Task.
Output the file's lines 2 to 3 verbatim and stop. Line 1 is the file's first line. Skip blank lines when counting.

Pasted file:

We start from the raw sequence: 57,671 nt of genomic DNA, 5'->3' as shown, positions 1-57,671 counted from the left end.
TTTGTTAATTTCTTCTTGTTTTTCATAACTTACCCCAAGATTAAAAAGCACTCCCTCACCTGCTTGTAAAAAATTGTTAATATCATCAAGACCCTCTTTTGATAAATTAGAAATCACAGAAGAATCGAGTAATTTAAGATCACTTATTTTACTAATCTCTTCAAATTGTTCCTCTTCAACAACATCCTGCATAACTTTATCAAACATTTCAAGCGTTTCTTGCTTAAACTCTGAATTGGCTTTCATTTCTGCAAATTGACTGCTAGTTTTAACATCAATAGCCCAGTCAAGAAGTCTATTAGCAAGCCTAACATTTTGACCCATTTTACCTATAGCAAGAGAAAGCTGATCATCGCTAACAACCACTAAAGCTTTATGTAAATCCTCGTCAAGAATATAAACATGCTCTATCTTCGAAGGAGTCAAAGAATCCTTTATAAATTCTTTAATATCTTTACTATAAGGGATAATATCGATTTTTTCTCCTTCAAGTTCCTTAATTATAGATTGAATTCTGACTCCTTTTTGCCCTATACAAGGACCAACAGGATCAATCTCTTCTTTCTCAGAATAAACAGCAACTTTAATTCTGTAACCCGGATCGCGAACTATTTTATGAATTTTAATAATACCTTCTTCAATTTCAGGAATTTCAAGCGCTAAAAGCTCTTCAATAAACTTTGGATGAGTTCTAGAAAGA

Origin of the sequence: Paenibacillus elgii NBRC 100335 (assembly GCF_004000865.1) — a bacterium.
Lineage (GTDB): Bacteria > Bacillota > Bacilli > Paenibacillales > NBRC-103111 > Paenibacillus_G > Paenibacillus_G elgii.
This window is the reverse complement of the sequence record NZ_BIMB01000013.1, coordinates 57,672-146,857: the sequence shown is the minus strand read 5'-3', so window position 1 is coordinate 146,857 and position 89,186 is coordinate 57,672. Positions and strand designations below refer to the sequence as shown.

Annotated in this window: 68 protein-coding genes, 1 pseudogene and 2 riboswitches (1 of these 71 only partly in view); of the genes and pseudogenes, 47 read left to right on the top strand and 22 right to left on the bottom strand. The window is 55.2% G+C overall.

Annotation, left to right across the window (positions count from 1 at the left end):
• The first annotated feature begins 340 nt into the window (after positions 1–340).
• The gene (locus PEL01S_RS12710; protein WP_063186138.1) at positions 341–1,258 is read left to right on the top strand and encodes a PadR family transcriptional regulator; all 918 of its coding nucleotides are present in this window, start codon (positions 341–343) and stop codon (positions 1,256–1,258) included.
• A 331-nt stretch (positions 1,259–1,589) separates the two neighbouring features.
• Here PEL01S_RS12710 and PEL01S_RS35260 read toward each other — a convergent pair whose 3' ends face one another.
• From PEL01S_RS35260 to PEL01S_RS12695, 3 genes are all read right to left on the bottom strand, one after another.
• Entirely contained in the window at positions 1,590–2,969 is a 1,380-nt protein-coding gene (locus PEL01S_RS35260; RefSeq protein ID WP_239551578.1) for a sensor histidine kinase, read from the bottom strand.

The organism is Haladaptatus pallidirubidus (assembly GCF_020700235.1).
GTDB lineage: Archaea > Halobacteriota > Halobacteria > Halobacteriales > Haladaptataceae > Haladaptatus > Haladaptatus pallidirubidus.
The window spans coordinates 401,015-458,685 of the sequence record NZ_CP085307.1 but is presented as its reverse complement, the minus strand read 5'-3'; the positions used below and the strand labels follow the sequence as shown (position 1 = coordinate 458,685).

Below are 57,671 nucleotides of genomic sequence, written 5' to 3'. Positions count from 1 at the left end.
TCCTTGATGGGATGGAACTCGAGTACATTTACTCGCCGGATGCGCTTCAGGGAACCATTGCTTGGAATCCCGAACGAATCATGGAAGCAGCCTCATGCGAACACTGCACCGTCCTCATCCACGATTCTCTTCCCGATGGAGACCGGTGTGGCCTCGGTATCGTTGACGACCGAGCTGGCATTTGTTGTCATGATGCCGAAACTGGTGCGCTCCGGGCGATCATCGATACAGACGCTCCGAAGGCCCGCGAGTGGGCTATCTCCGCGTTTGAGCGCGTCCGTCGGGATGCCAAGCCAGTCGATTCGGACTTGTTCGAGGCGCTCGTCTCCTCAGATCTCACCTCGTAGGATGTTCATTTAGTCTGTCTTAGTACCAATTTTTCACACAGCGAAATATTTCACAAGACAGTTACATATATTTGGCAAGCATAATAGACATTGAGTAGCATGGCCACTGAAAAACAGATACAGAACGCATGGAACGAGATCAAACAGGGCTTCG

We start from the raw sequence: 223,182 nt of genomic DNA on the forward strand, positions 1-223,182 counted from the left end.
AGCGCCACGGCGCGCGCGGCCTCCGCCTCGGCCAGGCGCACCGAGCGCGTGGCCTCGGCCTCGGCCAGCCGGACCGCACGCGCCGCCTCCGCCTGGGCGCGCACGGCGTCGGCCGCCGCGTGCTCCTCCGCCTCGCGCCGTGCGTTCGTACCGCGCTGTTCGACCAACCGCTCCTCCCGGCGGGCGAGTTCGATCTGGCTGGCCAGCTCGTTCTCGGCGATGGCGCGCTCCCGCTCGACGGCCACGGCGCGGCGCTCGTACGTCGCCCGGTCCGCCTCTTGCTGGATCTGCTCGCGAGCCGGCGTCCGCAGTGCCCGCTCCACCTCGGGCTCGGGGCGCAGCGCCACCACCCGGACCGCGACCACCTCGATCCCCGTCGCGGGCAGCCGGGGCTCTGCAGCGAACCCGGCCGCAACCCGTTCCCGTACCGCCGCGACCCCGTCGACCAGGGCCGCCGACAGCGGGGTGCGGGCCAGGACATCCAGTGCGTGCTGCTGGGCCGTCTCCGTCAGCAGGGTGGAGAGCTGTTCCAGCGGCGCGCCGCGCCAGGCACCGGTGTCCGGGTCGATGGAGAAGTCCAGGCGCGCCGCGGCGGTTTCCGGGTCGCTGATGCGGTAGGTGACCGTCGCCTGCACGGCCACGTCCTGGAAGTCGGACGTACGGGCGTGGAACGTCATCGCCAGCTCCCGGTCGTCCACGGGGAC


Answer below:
TTTGTTAATTTCTTCTTGTTTTTCATAACTTACCCCAAGATTAAAAAGCACTCCCTCACCTGCTTGTAAAAAATTGTTAATATCATCAAGACCCTCTTTTGATAAATTAGAAATCACAGAAGAATCGAGTAATTTAAGATCACTTATTTTACTAATCTCTTCAAATTGTTCCTCTTCAACAACATCCTGCATAACTTTATCAAACATTTCAAGCGTTTCTTGCTTAAACTCTGAATTGGCTTTCATTTCTGCAAATTGACTGCTAGTTTTAACATCAATAGCCCAGTCAAGAAGTCTATTAGCAAGCCTAACATTTTGACCCATTTTACCTATAGCAAGAGAAAGCTGATCATCGCTAACAACCACTAAAGCTTTATGTAAATCCTCGTCAAGAATATAAACATGCTCTATCTTCGAAGGAGTCAAAGAATCCTTTATAAATTCTTTAATATCTTTACTATAAGGGATAATATCGATTTTTTCTCCTTCAAGTTCCTTAATTATAGATTGAATTCTGACTCCTTTTTGCCCTATACAAGGACCAACAGGATCAATCTCTTCTTTCTCAGAATAAACAGCAACTTTAATTCTGTAACCCGGATCGCGAACTATTTTATGAATTTTAATAATACCTTCTTCAATTTCAGGAATTTCAAGCGCTAAAAGCTCTTCAATAAACTTTGGATGAGTTCTAGAAAGA

Origin of the sequence: Paenibacillus elgii NBRC 100335 (assembly GCF_004000865.1) — a bacterium.